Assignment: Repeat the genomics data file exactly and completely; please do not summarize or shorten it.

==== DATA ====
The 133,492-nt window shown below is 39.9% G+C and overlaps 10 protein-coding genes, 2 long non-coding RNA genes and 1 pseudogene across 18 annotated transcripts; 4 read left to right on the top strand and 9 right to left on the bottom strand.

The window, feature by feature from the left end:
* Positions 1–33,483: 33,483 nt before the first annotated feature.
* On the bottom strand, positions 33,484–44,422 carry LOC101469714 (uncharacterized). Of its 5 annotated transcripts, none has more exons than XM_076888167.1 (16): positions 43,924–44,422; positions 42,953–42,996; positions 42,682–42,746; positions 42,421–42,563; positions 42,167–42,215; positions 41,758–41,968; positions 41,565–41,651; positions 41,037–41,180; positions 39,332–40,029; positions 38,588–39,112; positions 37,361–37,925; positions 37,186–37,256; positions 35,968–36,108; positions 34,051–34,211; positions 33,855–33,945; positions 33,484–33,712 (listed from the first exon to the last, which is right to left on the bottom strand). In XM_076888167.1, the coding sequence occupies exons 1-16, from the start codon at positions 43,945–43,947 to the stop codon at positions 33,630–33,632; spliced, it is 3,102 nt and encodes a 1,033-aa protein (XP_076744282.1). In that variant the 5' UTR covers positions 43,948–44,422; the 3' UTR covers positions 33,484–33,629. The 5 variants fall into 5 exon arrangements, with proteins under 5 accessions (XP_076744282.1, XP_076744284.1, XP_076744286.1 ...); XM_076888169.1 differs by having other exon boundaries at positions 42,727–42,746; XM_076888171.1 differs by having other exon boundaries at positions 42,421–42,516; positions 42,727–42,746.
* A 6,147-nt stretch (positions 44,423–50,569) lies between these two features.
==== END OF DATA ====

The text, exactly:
The 133,492-nt window shown below is 39.9% G+C and overlaps 10 protein-coding genes, 2 long non-coding RNA genes and 1 pseudogene across 18 annotated transcripts; 4 read left to right on the top strand and 9 right to left on the bottom strand.

The window, feature by feature from the left end:
* Positions 1–33,483: 33,483 nt before the first annotated feature.
* On the bottom strand, positions 33,484–44,422 carry LOC101469714 (uncharacterized). Of its 5 annotated transcripts, none has more exons than XM_076888167.1 (16): positions 43,924–44,422; positions 42,953–42,996; positions 42,682–42,746; positions 42,421–42,563; positions 42,167–42,215; positions 41,758–41,968; positions 41,565–41,651; positions 41,037–41,180; positions 39,332–40,029; positions 38,588–39,112; positions 37,361–37,925; positions 37,186–37,256; positions 35,968–36,108; positions 34,051–34,211; positions 33,855–33,945; positions 33,484–33,712 (listed from the first exon to the last, which is right to left on the bottom strand). In XM_076888167.1, the coding sequence occupies exons 1-16, from the start codon at positions 43,945–43,947 to the stop codon at positions 33,630–33,632; spliced, it is 3,102 nt and encodes a 1,033-aa protein (XP_076744282.1). In that variant the 5' UTR covers positions 43,948–44,422; the 3' UTR covers positions 33,484–33,629. The 5 variants fall into 5 exon arrangements, with proteins under 5 accessions (XP_076744282.1, XP_076744284.1, XP_076744286.1 ...); XM_076888169.1 differs by having other exon boundaries at positions 42,727–42,746; XM_076888171.1 differs by having other exon boundaries at positions 42,421–42,516; positions 42,727–42,746.
* A 6,147-nt stretch (positions 44,423–50,569) lies between these two features.